…in the celebration of World Press Freedom Day in Washington D.C in 2011, with the National Endowment for Democracy,
…in our cooperation with major private sector companies, with Microsoft, Procter & Gamble, Cisco,
…in the promotion of International Jazz Day, to celebrate cultural human rights and cultural diversity on the basis of tolerance and respect.
These are just a few examples.
Our partnership is strong, because it draws on shared values. It is rich, because it pursues common goals.
UNESCO is acting on the frontlines of the world, to create open societies, to uphold human rights and freedom, to support democratic transitions, through education, culture, the sciences, communication and information.
This work has never been more important, and it will continue.
The United States helped shape UNESCO in 1945.
The poet, diplomat and Librarian of Congress, Archibald MacLeish penned the lines that open our Constitution:
Since wars begin in the minds of men, it is in the minds of men that the defences of peace must be constructed.
This vision has never been more relevant.
The United States helped inspire the 1972 World Heritage Convention.
This reminds me of the words of the late Russell Train, former Head of the Environmental Protection Agency and founder of the World Wildlife Fund, who did so much to launch the World Heritage Convention --
At this time in history, as the fabric of human society seems increasingly under attack by forces that deny the very existence of a shared heritage, forces that strike at the very heart of our sense of community, I am convinced that World Heritage holds out a contrary and positive vision of human society and our human future.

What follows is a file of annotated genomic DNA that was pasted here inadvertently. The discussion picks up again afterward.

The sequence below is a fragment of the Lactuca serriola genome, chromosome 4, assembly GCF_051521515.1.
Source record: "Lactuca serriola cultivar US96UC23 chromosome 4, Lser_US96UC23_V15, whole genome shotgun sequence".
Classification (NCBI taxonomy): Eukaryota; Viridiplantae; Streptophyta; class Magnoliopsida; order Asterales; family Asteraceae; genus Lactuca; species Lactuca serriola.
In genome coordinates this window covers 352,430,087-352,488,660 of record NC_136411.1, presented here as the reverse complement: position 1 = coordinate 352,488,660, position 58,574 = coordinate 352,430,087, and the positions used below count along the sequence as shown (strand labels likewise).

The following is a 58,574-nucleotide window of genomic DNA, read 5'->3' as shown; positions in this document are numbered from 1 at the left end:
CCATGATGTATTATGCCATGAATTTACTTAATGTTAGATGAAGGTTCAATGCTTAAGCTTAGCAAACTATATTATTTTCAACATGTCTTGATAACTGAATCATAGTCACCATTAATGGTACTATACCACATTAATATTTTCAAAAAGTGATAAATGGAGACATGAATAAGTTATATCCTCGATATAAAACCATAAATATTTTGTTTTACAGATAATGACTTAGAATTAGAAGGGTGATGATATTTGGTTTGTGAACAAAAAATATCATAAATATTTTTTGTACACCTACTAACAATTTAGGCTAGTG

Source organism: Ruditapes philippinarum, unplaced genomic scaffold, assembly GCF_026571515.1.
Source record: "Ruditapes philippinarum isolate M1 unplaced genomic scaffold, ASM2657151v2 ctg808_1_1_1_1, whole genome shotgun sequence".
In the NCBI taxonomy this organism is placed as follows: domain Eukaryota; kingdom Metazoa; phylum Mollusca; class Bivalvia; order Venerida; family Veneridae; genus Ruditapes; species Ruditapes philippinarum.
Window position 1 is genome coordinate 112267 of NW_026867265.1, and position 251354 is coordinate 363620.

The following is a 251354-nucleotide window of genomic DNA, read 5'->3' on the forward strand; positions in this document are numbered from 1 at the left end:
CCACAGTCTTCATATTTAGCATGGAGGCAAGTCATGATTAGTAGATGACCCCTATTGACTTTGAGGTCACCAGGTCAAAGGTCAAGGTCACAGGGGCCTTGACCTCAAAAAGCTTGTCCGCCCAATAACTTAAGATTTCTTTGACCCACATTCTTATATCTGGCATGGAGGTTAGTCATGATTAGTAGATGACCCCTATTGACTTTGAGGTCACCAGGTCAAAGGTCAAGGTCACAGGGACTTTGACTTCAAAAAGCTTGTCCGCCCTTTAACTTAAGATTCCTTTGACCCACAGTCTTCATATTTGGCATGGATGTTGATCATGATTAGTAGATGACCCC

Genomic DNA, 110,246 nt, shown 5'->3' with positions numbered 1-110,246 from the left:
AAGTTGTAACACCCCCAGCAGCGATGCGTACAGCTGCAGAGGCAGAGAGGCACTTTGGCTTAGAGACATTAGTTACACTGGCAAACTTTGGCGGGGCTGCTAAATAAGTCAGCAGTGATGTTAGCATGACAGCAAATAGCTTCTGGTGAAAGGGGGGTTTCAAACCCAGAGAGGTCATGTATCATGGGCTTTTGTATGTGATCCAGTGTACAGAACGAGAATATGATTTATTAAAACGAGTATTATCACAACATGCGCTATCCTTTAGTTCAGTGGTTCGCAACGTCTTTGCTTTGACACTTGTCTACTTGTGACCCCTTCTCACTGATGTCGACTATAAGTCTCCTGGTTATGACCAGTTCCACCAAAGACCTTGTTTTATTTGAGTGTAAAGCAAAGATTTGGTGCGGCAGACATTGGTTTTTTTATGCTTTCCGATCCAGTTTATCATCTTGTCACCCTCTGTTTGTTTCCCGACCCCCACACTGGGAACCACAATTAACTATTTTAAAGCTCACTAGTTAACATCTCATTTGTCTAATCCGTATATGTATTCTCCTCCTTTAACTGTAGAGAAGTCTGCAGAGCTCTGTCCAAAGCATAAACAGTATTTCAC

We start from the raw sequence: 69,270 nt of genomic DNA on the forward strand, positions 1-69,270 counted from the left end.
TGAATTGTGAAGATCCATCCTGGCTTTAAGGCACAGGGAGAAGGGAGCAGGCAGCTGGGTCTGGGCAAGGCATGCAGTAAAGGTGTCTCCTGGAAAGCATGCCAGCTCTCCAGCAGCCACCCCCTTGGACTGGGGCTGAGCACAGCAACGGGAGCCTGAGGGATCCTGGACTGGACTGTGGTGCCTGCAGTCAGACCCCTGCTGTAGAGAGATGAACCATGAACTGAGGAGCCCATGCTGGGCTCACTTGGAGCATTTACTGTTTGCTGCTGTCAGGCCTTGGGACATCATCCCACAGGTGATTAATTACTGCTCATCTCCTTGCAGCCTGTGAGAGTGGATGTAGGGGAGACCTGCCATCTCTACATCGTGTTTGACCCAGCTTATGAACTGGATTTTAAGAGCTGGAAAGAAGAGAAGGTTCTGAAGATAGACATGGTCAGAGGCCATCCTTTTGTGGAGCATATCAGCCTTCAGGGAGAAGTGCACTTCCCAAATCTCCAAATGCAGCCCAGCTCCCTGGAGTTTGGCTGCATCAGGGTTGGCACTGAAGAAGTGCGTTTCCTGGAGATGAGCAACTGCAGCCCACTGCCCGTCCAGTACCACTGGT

Ladies and Gentlemen, It is not just World Heritage – UNESCO itself holds out this “positive vision of human society,” against the forces of extremism, against the voices of intolerance.
Writing in 1950, the United States Representative to the 4th session of our General Conference underlined what he called UNESCO’s “tremendous significance” in tilling the ground for peace amongst nations.
This Representative was the political philosopher Reinhold Niebuhr.
So, Ladies and Gentlemen, our task is not over.
To take it forward, to build a 21st century that is more just, peaceful, equitable than the last century -- UNESCO needs the vision and leadership of all its members.
This is why I regret the loss of voting rights by the United States.
And let me be very clear. This is not only about financing.
This is about values.
This is the "smart power" that is in such need today, to lay the foundations for lasting peace and sustainable development.
This is about universality.
For this, we need all voices, all Member States.
It is inconceivable to not have the engagement of all States at this time of rapid change and deepening interdependence in the world, in this era of globalisation and vulnerability.
I will continue to work for the universality of this Organization, for the support of the United States, to the values we share, to the objectives we hold in common, of an effective multilateral order and a more peaceful, more just world.